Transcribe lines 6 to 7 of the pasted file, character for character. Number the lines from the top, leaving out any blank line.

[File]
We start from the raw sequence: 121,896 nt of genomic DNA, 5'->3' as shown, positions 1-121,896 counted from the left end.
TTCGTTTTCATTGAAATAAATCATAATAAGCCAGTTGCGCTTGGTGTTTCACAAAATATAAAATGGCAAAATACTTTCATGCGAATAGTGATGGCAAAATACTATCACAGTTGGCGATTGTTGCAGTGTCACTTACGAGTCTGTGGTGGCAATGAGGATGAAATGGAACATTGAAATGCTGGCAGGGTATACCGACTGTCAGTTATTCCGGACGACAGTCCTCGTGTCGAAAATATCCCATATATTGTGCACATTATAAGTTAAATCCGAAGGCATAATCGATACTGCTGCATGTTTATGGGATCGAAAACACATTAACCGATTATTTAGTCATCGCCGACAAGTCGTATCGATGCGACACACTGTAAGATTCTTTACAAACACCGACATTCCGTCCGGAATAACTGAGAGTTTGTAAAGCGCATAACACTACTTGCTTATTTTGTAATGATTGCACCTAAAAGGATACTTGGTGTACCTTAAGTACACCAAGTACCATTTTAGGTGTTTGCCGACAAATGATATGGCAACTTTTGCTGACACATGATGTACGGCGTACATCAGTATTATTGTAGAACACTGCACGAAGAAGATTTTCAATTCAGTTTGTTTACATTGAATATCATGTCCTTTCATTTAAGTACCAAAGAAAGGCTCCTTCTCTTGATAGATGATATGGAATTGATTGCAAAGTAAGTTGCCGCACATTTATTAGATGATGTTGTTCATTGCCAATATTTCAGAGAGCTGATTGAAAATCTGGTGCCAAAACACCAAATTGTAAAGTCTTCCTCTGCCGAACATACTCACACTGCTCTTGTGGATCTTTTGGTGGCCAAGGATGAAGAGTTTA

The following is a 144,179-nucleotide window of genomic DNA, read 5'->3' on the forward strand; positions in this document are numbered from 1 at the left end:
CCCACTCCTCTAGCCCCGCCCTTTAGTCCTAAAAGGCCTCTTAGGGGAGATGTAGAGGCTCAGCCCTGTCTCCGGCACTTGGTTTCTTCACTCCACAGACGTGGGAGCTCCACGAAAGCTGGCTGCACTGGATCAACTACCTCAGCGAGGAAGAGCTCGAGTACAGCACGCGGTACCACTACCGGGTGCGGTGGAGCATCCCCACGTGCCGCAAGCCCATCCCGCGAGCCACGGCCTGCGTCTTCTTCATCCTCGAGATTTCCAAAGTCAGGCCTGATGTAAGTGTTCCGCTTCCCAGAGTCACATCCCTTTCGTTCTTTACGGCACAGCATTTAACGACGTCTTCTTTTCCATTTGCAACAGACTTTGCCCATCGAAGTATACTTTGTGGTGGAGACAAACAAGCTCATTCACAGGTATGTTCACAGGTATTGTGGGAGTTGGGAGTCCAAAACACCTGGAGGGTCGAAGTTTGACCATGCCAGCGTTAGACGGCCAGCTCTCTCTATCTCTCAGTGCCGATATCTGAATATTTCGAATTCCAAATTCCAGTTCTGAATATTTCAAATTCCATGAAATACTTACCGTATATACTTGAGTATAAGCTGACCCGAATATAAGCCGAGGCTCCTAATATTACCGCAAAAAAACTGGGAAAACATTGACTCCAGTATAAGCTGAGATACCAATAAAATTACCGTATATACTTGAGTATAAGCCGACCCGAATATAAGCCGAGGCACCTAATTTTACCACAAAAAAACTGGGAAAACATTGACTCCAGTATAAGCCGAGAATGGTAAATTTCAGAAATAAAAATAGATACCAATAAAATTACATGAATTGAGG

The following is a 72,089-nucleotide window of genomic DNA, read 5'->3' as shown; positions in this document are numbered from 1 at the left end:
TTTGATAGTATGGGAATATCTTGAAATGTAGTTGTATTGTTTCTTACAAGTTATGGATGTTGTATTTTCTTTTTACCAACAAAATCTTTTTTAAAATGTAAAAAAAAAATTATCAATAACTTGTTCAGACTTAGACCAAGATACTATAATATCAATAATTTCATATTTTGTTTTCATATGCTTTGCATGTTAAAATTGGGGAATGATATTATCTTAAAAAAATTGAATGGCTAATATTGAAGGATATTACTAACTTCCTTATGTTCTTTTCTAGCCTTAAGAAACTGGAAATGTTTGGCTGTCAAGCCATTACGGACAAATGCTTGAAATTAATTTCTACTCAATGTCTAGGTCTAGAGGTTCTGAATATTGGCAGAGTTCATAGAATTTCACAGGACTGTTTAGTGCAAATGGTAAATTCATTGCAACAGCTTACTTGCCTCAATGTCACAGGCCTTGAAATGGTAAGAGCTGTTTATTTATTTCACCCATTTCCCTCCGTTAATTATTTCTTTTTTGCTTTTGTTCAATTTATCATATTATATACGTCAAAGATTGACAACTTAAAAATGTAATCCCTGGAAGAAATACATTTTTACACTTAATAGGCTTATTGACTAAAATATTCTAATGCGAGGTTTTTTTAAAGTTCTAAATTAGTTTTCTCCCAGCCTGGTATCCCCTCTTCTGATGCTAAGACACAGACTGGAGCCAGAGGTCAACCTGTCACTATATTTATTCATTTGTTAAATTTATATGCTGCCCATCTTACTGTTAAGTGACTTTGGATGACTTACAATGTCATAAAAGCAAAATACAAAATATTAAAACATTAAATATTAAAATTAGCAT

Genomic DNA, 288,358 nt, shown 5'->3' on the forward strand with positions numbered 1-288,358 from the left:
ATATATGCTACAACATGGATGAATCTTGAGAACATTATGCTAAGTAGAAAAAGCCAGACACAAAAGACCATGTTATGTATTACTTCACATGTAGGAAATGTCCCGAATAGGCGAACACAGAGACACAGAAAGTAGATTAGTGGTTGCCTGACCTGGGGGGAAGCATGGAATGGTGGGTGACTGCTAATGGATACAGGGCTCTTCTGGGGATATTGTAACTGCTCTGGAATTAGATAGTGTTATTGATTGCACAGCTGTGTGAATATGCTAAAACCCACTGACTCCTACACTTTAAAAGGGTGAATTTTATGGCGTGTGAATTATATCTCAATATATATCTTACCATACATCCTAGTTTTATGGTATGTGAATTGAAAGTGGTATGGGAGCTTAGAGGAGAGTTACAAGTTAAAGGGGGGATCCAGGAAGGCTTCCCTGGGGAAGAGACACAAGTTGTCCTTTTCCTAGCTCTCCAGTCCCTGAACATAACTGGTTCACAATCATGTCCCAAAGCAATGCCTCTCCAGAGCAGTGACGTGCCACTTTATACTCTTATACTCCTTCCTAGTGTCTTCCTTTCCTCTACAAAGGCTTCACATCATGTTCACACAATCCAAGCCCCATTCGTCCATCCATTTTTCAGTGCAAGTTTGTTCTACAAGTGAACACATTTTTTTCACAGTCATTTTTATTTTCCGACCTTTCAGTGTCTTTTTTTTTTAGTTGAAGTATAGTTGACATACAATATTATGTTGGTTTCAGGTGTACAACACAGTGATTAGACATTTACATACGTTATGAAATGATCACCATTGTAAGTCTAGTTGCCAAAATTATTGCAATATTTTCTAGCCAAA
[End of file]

TTTGATAGTATGGGAATATCTTGAAATGTAGTTGTATTGTTTCTTACAAGTTATGGATGTTGTATTTTCTTTTTACCAACAAAATCTTTTTTAAAATGTAAAAAAAAAATTATCAATAACTTGTTCAGACTTAGACCAAGATACTATAATATCAATAATTTCATATTTTGTTTTCATATGCTTTGCATGTTAAAATTGGGGAATGATATTATCTTAAAAAAATTGAATGGCTAATATTGAAGGATATTACTAACTTCCTTATGTTCTTTTCTAGCCTTAAGAAACTGGAAATGTTTGGCTGTCAAGCCATTACGGACAAATGCTTGAAATTAATTTCTACTCAATGTCTAGGTCTAGAGGTTCTGAATATTGGCAGAGTTCATAGAATTTCACAGGACTGTTTAGTGCAAATGGTAAATTCATTGCAACAGCTTACTTGCCTCAATGTCACAGGCCTTGAAATGGTAAGAGCTGTTTATTTATTTCACCCATTTCCCTCCGTTAATTATTTCTTTTTTGCTTTTGTTCAATTTATCATATTATATACGTCAAAGATTGACAACTTAAAAATGTAATCCCTGGAAGAAATACATTTTTACACTTAATAGGCTTATTGACTAAAATATTCTAATGCGAGGTTTTTTTAAAGTTCTAAATTAGTTTTCTCCCAGCCTGGTATCCCCTCTTCTGATGCTAAGACACAGACTGGAGCCAGAGGTCAACCTGTCACTATATTTATTCATTTGTTAAATTTATATGCTGCCCATCTTACTGTTAAGTGACTTTGGATGACTTACAATGTCATAAAAGCAAAATACAAAATATTAAAACATTAAATATTAAAATTAGCAT

Genomic DNA, 288,358 nt, shown 5'->3' on the forward strand with positions numbered 1-288,358 from the left: